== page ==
Accelerating Private-Sector-Led Energy-Infrastructure Investment

Licencing and permit processes for renewable energy projects in most countries are lengthy and difficult, hindering efforts to align the rapid build out of AI compute and clean-energy infrastructure. This can also inhibit data centres from leveraging existing renewable-energy sources and impede investments in clean on-site generation. For example, while nuclear small modular reactors (SMRs)[_] are touted as one solution for future on-site energy sources, nuclear power is subject to notoriously slow permit processes.

Recommendation: Create flexible planning and permit processes that are faster, more streamlined and in line with strategic AI and clean-energy goals. Governments need to make it easier for data-centre sites to connect directly with renewable-energy sites and ease the planning-application process for data-centre development in areas with plenty of renewable energy or waste-heat-recovery opportunities. For smaller data-centre operators with smaller budgets, governments can also use tax incentives to encourage the use of renewable-energy sources and waste-heat recovery. Permit criteria should be updated to ensure new developments are pursued in tandem with investments in wider energy infrastructure and that they’re using state-of-the-art technology and the best sustainability practices.

Recommendation: Leverage time-of-use tariffs to support and encourage flexibility. Governments should use flexible tariff schemes to support load shifting and to encourage software design and applications to be flexible, reducing demands on the grid and enabling data centres to make better use of renewable-energy sources, which may only be able to provide power intermittently. Ireland’s state-owned power operator, EirGrid, has flexible demand arrangements that serve as a good example of this. While flexibility is not feasible for all data centres due to sensitive data, there is significant opportunity to optimise renewable-energy availability and shift data-centre energy demand across the grid. Further research and development support is still required on this, as outlined below in the Creating Better Alternatives chapter.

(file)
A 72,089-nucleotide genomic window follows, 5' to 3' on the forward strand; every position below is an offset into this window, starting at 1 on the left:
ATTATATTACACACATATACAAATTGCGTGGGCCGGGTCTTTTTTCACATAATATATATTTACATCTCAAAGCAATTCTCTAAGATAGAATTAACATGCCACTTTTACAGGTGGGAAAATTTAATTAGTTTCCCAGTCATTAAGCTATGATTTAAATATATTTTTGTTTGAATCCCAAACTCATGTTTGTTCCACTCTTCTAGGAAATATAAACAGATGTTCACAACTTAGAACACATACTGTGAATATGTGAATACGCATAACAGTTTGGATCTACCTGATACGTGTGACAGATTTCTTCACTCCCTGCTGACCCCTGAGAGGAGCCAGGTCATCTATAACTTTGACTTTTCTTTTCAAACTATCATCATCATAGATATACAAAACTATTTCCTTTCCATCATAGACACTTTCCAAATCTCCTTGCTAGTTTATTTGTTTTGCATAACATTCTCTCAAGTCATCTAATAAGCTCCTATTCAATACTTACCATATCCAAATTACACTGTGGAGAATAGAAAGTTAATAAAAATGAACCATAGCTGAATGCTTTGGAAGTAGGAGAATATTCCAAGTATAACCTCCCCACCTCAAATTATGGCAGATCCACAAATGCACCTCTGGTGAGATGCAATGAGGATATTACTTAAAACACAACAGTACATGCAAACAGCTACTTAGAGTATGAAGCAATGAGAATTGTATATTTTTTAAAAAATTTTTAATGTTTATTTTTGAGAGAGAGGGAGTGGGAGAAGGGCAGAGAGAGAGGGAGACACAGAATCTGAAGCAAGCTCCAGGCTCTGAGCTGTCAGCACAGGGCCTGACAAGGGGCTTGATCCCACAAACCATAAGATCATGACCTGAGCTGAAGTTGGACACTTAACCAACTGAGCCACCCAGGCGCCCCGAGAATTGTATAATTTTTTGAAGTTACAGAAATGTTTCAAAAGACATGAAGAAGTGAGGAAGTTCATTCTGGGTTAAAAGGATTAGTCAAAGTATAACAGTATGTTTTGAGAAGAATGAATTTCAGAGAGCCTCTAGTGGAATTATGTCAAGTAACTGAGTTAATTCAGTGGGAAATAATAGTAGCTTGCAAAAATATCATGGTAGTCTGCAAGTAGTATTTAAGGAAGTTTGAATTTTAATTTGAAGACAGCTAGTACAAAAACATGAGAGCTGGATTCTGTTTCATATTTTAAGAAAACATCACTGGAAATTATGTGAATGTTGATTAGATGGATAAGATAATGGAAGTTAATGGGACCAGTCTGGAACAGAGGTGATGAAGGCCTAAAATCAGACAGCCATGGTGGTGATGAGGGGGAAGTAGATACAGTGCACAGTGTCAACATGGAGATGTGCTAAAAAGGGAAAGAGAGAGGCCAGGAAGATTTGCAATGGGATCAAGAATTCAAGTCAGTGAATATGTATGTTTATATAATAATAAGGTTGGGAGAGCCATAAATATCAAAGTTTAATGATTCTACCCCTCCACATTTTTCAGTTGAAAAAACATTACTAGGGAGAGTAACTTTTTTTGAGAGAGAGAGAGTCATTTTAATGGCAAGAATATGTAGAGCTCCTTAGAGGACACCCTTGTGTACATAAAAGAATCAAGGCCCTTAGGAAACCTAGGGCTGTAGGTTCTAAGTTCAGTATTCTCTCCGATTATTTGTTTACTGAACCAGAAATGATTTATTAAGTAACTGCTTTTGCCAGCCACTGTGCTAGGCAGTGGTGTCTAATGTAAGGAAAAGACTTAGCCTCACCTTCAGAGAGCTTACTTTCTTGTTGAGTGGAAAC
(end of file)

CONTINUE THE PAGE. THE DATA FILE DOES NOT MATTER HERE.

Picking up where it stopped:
Recommendation: Companies need to match government-driven flexibility by integrating data-centre flexibility requirements into service-level agreements between data-centre operators and customers. This is important in creating demand and awareness among customers for greater flexibility.

Initiating a Green-AI Certification Scheme

While many data centres are already very energy-efficient, not all operators follow the same standard. Specifically, non-hyperscale data centres such as co-location facilities face economic pressures to maximise rack-space utilisation. As a result, they may prioritise selling space over achieving optimal energy efficiency. Additionally, these operators are often hesitant to pay a green-energy premium due to their cost sensitivity.

To incentivise practices that better align with the green transition, it is critical that governments set targets based on the metrics and reporting outlined above, raise awareness of best practice across the AI value chain, and put pressure on low performers to improve. Doing so can have important co-benefits across the ICT sector, as targets do not apply only to AI but to all services within the data centre.